One of the biggest things we preach is to leave HVAC and plumbing work to the professionals. However, we’ll be the first to admit when a job can be done at home. A perfect example of this is your P-trap. Cleaning out this area of pipe is much easier than one would think. Here is how we clean a P-trap in only 4 steps.
What is a P-Trap?
All appliances and fixtures that collect water—your toilet, shower, and sinks—have a u-shaped pipe to help drain water and filter some bad smells.
This u-shaped pipe, also called a P-trap, or plumbing trap, collects water and creates a gravity barrier. A gravity barrier works because the sudden and sharp drop in the pipe creates a seal between your nice clean home, and noxious septic odors.
There are times when a P-trap can fail. This usually happens to a sink or appliance that hasn’t been used in a long time. We generally see it in utility sinks or guest bathrooms.
When the P-trap dries up there’s no water and therefore, no seal. Simply run the water for 10-15 seconds to re-establish a seal and you should be good to go.
However, there are times when simply running the water won’t do and you need to clean the trap itself.
Step by Step: How to Clean a Sink P-Trap
Bucket – Make sure water stays in one place.
Flexible Wire Brush – Similar to the ones used to clean a bottle.
Pliers or Adjustable Wrench – For pipes that are a little stuck.
Step 1: Turn off the Water Faucet
The first step is the easiest. Simply make sure the taps to the sink are off. Done!
Unlike other plumbing fixes, there is no need to turn off the home’s main water supply. You only need to make sure water going into the specific area you’re working on is off.
It’s important to remember that this is still a wet process. Even with the water off. The P-trap collects water, and you will need to drain that water.
Step 2: Remove the P-Trap
Removing the P-trap itself is easier than most people would think. All you need are your two hands, a washcloth, and maybe a pair of pliers or a wrench.
Start by holding any connecter pipes in place, then wrap the washcloth around one of the nuts. The washcloth will help grip the nuts.
The only time you’ll need the pliers or wrench is when the nuts are too tight. Plumbing fixtures should be loose enough to remove with your hands.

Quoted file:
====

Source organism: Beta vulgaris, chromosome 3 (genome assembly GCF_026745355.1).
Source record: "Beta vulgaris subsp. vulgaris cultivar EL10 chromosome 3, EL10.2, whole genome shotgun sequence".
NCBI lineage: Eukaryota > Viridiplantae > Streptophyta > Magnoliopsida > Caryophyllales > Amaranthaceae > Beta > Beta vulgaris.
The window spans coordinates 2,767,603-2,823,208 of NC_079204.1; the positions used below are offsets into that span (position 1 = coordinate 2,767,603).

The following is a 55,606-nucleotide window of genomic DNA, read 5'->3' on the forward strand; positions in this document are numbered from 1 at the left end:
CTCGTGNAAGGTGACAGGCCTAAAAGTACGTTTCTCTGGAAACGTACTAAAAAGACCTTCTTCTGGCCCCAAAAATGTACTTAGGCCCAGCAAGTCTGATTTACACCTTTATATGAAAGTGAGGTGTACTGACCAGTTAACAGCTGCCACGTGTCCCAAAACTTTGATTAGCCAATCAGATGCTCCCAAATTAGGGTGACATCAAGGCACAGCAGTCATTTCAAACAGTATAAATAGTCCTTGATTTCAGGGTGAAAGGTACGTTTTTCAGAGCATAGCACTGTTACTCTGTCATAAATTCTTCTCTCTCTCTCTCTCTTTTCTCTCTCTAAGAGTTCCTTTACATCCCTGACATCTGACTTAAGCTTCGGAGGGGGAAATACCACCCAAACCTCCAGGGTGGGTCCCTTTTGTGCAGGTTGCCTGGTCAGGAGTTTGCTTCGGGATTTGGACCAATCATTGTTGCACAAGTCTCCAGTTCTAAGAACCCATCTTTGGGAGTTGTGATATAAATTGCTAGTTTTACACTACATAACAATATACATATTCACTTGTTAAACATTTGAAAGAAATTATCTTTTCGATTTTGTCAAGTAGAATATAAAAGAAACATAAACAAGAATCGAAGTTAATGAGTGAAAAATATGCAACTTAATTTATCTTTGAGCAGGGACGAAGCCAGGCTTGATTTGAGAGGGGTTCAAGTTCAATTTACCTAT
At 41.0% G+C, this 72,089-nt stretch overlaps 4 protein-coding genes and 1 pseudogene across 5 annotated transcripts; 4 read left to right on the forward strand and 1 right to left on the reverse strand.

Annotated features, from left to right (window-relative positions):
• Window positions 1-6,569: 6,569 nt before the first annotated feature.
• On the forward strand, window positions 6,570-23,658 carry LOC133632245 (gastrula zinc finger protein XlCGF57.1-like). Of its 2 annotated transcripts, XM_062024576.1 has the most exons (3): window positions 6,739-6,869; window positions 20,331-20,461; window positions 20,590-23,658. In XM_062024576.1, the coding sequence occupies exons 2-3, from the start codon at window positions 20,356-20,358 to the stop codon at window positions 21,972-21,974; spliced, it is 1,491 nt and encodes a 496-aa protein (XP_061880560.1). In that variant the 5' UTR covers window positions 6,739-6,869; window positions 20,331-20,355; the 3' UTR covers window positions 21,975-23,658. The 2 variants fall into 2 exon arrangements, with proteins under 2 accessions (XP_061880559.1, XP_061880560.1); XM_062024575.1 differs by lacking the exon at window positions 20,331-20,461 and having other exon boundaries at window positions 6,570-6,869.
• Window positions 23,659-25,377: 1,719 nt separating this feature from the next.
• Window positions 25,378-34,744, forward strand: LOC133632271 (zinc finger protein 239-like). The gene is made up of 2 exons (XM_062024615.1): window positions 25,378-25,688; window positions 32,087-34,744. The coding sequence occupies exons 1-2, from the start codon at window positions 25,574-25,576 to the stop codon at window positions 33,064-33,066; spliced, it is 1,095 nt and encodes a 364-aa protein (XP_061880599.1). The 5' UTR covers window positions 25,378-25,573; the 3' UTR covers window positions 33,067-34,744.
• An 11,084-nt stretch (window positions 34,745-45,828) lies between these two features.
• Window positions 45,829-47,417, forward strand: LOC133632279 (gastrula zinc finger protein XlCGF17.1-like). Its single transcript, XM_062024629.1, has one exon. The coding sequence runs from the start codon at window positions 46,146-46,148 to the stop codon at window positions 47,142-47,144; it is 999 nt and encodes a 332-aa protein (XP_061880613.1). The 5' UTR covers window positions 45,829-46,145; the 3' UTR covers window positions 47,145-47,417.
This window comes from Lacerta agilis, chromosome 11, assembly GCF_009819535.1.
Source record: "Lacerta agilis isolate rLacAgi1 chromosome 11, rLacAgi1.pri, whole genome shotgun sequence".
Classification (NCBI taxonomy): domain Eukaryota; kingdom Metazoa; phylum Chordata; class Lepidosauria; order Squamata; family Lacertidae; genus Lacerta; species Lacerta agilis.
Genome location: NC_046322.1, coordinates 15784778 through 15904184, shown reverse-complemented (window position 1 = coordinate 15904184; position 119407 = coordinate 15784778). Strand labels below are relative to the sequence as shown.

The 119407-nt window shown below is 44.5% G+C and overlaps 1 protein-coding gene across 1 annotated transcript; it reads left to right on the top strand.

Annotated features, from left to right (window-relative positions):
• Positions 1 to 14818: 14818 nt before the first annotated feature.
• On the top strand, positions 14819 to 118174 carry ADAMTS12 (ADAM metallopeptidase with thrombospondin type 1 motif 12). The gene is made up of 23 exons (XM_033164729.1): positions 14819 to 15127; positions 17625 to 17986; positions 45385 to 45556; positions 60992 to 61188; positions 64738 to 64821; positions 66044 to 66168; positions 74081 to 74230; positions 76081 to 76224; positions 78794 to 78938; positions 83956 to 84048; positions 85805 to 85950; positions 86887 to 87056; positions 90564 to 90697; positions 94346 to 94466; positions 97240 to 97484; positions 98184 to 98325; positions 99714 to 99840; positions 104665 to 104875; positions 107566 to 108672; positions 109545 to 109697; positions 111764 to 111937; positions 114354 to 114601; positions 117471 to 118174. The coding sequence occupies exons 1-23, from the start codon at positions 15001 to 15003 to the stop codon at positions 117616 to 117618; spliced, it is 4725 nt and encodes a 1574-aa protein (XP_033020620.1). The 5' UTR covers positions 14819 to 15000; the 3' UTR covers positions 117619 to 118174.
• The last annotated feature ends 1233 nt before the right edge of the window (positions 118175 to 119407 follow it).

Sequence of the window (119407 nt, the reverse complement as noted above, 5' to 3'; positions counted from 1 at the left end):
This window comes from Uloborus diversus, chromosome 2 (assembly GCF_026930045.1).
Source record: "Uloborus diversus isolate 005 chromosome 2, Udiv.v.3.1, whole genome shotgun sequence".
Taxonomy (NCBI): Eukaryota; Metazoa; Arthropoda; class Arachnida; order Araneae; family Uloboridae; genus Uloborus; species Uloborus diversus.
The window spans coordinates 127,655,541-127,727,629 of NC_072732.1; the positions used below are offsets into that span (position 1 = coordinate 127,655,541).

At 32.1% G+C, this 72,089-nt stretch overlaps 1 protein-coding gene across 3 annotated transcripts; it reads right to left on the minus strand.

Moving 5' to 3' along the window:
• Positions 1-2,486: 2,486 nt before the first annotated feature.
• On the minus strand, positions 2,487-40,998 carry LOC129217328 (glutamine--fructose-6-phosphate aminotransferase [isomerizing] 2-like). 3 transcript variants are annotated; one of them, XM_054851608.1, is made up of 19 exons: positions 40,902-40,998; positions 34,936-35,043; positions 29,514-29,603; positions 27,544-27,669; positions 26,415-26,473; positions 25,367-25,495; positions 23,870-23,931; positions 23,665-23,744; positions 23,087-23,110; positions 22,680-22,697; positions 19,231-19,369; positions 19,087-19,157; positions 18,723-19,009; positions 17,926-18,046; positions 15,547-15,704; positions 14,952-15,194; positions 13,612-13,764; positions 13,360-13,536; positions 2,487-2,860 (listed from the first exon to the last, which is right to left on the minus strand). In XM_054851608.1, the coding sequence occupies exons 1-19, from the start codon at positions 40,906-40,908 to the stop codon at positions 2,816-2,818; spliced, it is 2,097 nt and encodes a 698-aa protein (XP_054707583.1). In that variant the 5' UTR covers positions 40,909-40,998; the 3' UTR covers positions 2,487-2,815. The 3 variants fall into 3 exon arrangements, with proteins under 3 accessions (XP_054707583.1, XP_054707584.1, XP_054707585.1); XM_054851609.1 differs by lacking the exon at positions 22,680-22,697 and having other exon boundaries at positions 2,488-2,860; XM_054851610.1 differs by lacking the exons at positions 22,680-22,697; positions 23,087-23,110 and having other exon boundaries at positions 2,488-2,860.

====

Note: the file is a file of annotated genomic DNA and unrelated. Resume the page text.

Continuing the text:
It all depends on how full the P-trap is, but water could start to leak out as soon as you loosen the nuts. Prepare for water to come out during the removal process and especially after.
Now that both the nuts are unscrewed, dump any excess water into the bucket and you’re ready for step 3.
Step 3: Clean the P-Trap
This is probably the easiest of all the tasks. Simply dump the water in the pipe. Then manually pull out anything that may be sticking out of the P-trap.
Next, wet your flexible wire brush and push it through the trap. Periodically rinse the brush and keep cleaning the trap until you’re not seeing any residue on the brush.
This shouldn’t take more than a few minutes.
Step 4: Put Everything Back Together
The final step of this process is to put everything back together. And we’ve got good news. Putting it all back together is just as easy as taking it apart.
Align the pipe with the nuts and make sure the long end of the P-trap faces the front and the short end is in back.
Start by screwing the nuts back onto the pipe. You shouldn’t need more than your hands and a washcloth to get everything back together. However, some nuts are tough, and you may need to pull out the pliers.
The final step is to make sure everything is sealed up. Run the water for 15 seconds and watch for any leaks.
Obvious leaks mean you either need to tighten the nuts or use Teflon tape to seal everything in place.
How Often Should I Clean my P-Trap?
The experts are Moore Home Services recommend that you clean your P-trap once every 3 months. This is a total of 4 times per year. We also recommend cleaning your drain a few times every year as well.
For bigger clogs and plumbing issues, don’t hesitate to schedule an appointment. Call the number at the top of the screen or click here to book online.